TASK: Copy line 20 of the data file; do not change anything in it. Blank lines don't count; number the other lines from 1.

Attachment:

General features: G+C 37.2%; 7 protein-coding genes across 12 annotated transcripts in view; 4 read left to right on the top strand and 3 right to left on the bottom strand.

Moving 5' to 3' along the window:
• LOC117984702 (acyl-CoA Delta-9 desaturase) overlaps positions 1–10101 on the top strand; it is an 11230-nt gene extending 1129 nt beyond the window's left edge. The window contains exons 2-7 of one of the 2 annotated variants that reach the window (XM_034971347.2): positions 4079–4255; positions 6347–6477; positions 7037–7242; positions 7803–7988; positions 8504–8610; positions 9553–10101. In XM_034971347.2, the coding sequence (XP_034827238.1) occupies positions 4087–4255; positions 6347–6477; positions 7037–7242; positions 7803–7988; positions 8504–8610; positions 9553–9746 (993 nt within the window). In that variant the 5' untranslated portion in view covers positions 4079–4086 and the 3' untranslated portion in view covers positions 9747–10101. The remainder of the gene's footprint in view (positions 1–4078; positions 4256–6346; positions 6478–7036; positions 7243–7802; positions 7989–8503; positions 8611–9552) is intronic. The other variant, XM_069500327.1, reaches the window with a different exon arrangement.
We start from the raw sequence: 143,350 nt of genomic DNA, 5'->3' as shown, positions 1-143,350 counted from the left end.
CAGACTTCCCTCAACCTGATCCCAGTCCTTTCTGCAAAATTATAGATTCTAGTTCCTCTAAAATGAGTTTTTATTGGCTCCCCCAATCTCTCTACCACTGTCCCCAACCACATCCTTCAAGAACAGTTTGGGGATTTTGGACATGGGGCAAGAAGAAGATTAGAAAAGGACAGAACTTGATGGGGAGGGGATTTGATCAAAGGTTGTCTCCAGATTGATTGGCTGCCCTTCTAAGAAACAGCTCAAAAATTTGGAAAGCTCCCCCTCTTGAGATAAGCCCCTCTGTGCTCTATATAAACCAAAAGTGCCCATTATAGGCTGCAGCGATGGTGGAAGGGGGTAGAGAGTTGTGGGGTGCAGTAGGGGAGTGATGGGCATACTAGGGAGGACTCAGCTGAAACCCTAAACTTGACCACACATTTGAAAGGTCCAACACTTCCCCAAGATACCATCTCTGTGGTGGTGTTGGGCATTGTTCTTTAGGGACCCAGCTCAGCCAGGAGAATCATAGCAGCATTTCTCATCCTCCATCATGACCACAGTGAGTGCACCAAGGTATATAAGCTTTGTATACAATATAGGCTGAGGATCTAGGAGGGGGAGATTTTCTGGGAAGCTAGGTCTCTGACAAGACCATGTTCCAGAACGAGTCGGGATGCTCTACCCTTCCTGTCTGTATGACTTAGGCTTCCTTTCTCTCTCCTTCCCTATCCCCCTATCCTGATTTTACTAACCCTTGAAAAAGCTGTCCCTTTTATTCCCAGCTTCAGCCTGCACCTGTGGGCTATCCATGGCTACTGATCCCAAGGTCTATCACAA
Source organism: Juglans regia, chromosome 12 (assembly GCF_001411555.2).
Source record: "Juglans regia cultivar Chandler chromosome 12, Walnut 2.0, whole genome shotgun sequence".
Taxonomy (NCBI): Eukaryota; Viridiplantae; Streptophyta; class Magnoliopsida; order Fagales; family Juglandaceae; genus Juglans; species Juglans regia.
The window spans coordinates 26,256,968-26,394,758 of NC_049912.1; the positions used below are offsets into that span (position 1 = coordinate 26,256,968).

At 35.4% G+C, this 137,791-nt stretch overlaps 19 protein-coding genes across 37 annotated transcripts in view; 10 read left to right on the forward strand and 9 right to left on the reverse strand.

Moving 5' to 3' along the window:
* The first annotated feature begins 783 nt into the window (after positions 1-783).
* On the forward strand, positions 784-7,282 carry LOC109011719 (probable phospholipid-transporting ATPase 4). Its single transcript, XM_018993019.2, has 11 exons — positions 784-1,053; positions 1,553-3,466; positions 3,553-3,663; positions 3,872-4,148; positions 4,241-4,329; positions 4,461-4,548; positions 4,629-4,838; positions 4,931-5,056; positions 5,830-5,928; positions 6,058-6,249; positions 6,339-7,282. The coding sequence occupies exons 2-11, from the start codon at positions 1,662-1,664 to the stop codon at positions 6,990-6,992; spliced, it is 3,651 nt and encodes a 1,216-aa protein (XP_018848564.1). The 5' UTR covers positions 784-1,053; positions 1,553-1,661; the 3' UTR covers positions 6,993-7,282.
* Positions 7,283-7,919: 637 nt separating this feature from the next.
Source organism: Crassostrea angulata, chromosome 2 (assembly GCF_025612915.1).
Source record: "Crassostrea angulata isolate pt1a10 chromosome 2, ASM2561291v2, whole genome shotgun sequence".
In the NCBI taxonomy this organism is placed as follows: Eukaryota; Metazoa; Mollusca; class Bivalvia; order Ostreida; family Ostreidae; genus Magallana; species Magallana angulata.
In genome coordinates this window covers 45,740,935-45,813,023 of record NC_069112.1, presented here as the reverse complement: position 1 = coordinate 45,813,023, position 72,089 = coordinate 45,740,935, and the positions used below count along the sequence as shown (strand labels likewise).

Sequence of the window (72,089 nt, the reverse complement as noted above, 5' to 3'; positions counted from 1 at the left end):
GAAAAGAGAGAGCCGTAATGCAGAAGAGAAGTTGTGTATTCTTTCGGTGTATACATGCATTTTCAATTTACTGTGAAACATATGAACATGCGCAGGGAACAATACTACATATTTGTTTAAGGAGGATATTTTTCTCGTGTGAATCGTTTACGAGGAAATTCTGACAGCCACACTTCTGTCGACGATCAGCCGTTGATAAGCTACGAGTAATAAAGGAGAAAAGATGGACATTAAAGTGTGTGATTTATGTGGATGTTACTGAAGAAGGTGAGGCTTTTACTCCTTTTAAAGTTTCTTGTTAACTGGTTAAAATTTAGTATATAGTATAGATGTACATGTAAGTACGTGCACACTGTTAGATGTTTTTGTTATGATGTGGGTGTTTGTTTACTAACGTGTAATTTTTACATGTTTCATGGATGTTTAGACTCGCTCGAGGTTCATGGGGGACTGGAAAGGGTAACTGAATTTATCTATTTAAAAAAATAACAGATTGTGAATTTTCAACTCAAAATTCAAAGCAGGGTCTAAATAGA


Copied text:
GAAAAGAGAGAGCCGTAATGCAGAAGAGAAGTTGTGTATTCTTTCGGTGTATACATGCATTTTCAATTTACTGTGAAACATATGAACATGCGCAGGGAACAATACTACATATTTGTTTAAGGAGGATATTTTTCTCGTGTGAATCGTTTACGAGGAAATTCTGACAGCCACACTTCTGTCGACGATCAGCCGTTGATAAGCTACGAGTAATAAAGGAGAAAAGATGGACATTAAAGTGTGTGATTTATGTGGATGTTACTGAAGAAGGTGAGGCTTTTACTCCTTTTAAAGTTTCTTGTTAACTGGTTAAAATTTAGTATATAGTATAGATGTACATGTAAGTACGTGCACACTGTTAGATGTTTTTGTTATGATGTGGGTGTTTGTTTACTAACGTGTAATTTTTACATGTTTCATGGATGTTTAGACTCGCTCGAGGTTCATGGGGGACTGGAAAGGGTAACTGAATTTATCTATTTAAAAAAATAACAGATTGTGAATTTTCAACTCAAAATTCAAAGCAGGGTCTAAATAGA